Dark Pools and fragmented Markets
Dark Pools and Fragmented Markets: As far as I can recall, I have never come up with any title as foreboding as this one. The term “dark pools” conjures up some nasty images, like black holes and Darth Vader. Fragmented markets sounds terrible, like Humpty Dumpty after he took his big fall. Dark and fragmented, what kind of shape are our markets in? Let’s consider the dark pools first.
Handling large orders always has, and always will, require some darkness. Every big market participant wants to know what others are doing but, for valid reasons that have to do with market impact, the big players do not want others to know what their own trading intensions are. No large institutional investor would want the world to know that he or she is in the process of working a 250,000 share order for a stock that, on average, trades 500,000 share a day.
The term “dark pool” is new; the reality is not. Dealer markets have always been opaque. Pre-trade, quotes are displayed but not much else, and the immediate post-trade reporting of large transactions is not in the best interest of the dealer firms. Market makers know that “shares sold to a dealer are still for sale,” and no dealer firm wants its trading intensions signaled any more than its customers do.
How about the floor based trading of not held orders? I have long thought of the New York Stock Exchange’s trading floor as being a pretty dark pool of liquidity. Roughly fifteen years ago I was on the NYSE’s trading floor standing next to a specialist. I noticed a tall, lanky man hovering off a bit in the crowd. Every now and then he would step forward and trade a couple of thousand shares or so with the specialist. We made eye contact.
“Hey, there,” he said, beckoning me over to where he stood. “Are you a professor?” he asked when I got there.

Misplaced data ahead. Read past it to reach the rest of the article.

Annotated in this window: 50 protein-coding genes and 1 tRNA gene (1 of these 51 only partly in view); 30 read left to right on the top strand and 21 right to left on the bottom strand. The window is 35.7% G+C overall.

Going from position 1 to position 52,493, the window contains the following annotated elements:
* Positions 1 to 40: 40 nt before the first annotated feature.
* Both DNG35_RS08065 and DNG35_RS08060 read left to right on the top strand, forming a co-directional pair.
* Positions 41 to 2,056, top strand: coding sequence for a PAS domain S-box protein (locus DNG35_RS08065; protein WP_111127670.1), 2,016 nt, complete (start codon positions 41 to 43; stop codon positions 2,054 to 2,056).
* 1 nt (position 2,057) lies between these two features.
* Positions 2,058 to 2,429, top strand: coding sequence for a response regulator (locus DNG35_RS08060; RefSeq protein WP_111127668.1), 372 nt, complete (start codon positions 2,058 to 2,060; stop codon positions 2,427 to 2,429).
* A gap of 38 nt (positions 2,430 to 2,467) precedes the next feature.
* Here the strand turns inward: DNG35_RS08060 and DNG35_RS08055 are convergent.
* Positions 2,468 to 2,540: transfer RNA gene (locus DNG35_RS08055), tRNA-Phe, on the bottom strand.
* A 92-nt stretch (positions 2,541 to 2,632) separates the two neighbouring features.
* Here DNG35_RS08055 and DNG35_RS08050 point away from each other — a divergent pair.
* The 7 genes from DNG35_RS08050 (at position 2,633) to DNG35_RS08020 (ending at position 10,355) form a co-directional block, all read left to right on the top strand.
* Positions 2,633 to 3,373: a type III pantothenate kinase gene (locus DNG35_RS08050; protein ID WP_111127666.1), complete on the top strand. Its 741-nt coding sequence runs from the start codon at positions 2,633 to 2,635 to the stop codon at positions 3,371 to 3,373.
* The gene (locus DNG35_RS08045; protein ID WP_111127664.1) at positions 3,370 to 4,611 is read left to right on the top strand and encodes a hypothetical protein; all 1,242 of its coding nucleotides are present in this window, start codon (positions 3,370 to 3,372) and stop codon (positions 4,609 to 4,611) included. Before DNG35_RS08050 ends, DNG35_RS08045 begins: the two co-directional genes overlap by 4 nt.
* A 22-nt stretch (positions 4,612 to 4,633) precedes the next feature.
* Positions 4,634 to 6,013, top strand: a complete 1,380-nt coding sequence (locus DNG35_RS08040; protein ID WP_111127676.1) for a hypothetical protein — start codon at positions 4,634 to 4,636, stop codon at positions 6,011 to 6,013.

“Gosh, yes, how could you tell?” I answered.
“Well, no matter,” he responded before adding, “Would you like to see the order that I am holding in my pocket?”
“Sure,” I muttered, dying of curiosity. The order was for more than 100,000 shares.
“Don’t tell anyone,” he cautioned.
“Professors do not condone information leakage,” I replied.
Thinking back on the incident, I realize that it was my first look into a dark pool. But the term “dark pool” did not exist at that earlier time. The NYSE’s trading floor was simply a good place to do business for orders that were too big to put on a specialist’s book, yet too small to work in the upstairs market. Today the floor is not what it once was, and many orders that in the past would have been worked on the floor are now being sent to an ATS that is a dark pool. And so, there you have it. In Latin the thought is expressed as “mutatis mutandis.” In French the concept is “plus ça change, plus c’est la meme chose.” In simple English, we would say “the more things change the more they stay the same.” And yet the term “dark pool” conjures up a dreadful image.
About Robert A. Schwartz
Robert A. Schwartz is Marvin M. Speiser Professor of Finance and University Distinguished Professor in the Zicklin School of Business, Baruch College, CUNY. Before joining the Baruch faculty in 1997, he was Professor of Finance and Economics and Yamaichi Faculty Fellow at New York University's Leonard N. Stern School of Business, where he had been a member of the faculty since 1965. In 1966, Professor Schwartz received his Ph.D. in Economics from Columbia University. His research is in the area of financial economics, with a primary focus on the structure of securities markets. He has published over 60 refereed journal articles, twelve edited books, five authored books, including The Equity Trader Course (co-authored with Reto Francioni and Bruce Weber) Wiley & Sons, 2006, Equity Markets in Action: The Fundamentals of Liquidity, Market Structure and Trading (co-authored with Reto Francioni) Wiley & Sons, 2004, and Reshaping the Equity Markets: A Guide for the 1990s, Harper Business, 1991 (reissued by Business One Irwin, 1993). He has served as a consultant to various market centers including the New York Stock Exchange, the American Stock Exchange, Nasdaq, the London Stock Exchange, Instinet, the Arizona Stock Exchange, Deutsche Börse, and the Bolsa Mexicana. From April 1983 to April 1988, he was an associate editor of The Journal of Finance, and he is currently an associate editor of the Review of Quantitative Finance and Accounting and the Review of Pacific Basin Financial Markets and Policies, and is a member of the advisory boards of International Finance and The Journal of Trading. In December 1995, Professor Schwartz was named the first chairman of Nasdaq's Economic Advisory Board, and he served on the EAB until Spring 1999. He is developer, with Bruce Weber and Greg Sipress, of the trading and market structure simulation, TraderEx (http://www.etraderex.com/).